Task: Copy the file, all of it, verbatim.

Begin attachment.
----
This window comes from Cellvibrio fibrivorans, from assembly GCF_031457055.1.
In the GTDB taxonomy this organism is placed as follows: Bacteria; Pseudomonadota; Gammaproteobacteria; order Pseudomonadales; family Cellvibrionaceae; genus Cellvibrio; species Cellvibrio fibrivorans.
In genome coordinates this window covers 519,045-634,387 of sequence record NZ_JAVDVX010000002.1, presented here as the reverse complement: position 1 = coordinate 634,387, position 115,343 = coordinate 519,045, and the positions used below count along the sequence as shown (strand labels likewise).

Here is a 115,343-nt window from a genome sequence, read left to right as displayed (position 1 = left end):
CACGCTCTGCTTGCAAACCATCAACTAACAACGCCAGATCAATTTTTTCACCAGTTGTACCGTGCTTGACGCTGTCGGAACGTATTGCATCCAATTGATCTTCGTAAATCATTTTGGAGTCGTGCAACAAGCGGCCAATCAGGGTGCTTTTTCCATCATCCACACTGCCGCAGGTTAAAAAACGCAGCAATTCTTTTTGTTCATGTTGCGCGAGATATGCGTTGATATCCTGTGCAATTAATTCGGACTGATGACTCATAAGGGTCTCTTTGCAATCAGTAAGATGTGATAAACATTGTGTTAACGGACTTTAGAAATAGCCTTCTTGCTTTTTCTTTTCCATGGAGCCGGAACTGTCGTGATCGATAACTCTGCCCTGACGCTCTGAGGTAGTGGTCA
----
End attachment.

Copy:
This window comes from Cellvibrio fibrivorans, from assembly GCF_031457055.1.
In the GTDB taxonomy this organism is placed as follows: Bacteria; Pseudomonadota; Gammaproteobacteria; order Pseudomonadales; family Cellvibrionaceae; genus Cellvibrio; species Cellvibrio fibrivorans.
In genome coordinates this window covers 519,045-634,387 of sequence record NZ_JAVDVX010000002.1, presented here as the reverse complement: position 1 = coordinate 634,387, position 115,343 = coordinate 519,045, and the positions used below count along the sequence as shown (strand labels likewise).

Here is a 115,343-nt window from a genome sequence, read left to right as displayed (position 1 = left end):
CACGCTCTGCTTGCAAACCATCAACTAACAACGCCAGATCAATTTTTTCACCAGTTGTACCGTGCTTGACGCTGTCGGAACGTATTGCATCCAATTGATCTTCGTAAATCATTTTGGAGTCGTGCAACAAGCGGCCAATCAGGGTGCTTTTTCCATCATCCACACTGCCGCAGGTTAAAAAACGCAGCAATTCTTTTTGTTCATGTTGCGCGAGATATGCGTTGATATCCTGTGCAATTAATTCGGACTGATGACTCATAAGGGTCTCTTTGCAATCAGTAAGATGTGATAAACATTGTGTTAACGGACTTTAGAAATAGCCTTCTTGCTTTTTCTTTTCCATGGAGCCGGAACTGTCGTGATCGATAACTCTGCCCTGACGCTCTGAGGTAGTGGTCA